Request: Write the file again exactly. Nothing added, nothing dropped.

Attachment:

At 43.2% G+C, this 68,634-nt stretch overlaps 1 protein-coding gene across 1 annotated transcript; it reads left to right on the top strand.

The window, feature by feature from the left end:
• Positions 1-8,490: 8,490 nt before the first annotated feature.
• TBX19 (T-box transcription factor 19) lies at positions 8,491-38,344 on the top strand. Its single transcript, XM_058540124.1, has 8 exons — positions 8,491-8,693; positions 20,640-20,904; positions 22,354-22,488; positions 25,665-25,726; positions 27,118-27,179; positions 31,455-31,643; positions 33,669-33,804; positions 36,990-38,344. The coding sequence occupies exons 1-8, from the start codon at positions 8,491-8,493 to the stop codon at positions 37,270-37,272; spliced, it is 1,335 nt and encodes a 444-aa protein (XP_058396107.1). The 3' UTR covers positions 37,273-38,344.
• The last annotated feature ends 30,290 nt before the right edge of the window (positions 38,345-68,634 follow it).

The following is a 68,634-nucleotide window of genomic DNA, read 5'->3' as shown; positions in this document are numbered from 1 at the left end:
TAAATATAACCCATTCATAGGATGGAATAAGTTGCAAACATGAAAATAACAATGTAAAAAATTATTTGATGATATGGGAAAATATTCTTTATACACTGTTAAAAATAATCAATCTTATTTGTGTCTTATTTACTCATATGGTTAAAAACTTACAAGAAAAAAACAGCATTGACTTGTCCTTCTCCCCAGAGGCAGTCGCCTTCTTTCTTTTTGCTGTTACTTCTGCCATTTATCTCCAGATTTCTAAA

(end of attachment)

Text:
At 43.2% G+C, this 68,634-nt stretch overlaps 1 protein-coding gene across 1 annotated transcript; it reads left to right on the top strand.

The window, feature by feature from the left end:
• Positions 1-8,490: 8,490 nt before the first annotated feature.
• TBX19 (T-box transcription factor 19) lies at positions 8,491-38,344 on the top strand. Its single transcript, XM_058540124.1, has 8 exons — positions 8,491-8,693; positions 20,640-20,904; positions 22,354-22,488; positions 25,665-25,726; positions 27,118-27,179; positions 31,455-31,643; positions 33,669-33,804; positions 36,990-38,344. The coding sequence occupies exons 1-8, from the start codon at positions 8,491-8,493 to the stop codon at positions 37,270-37,272; spliced, it is 1,335 nt and encodes a 444-aa protein (XP_058396107.1). The 3' UTR covers positions 37,273-38,344.
• The last annotated feature ends 30,290 nt before the right edge of the window (positions 38,345-68,634 follow it).

The following is a 68,634-nucleotide window of genomic DNA, read 5'->3' as shown; positions in this document are numbered from 1 at the left end:
TAAATATAACCCATTCATAGGATGGAATAAGTTGCAAACATGAAAATAACAATGTAAAAAATTATTTGATGATATGGGAAAATATTCTTTATACACTGTTAAAAATAATCAATCTTATTTGTGTCTTATTTACTCATATGGTTAAAAACTTACAAGAAAAAAACAGCATTGACTTGTCCTTCTCCCCAGAGGCAGTCGCCTTCTTTCTTTTTGCTGTTACTTCTGCCATTTATCTCCAGATTTCTAAA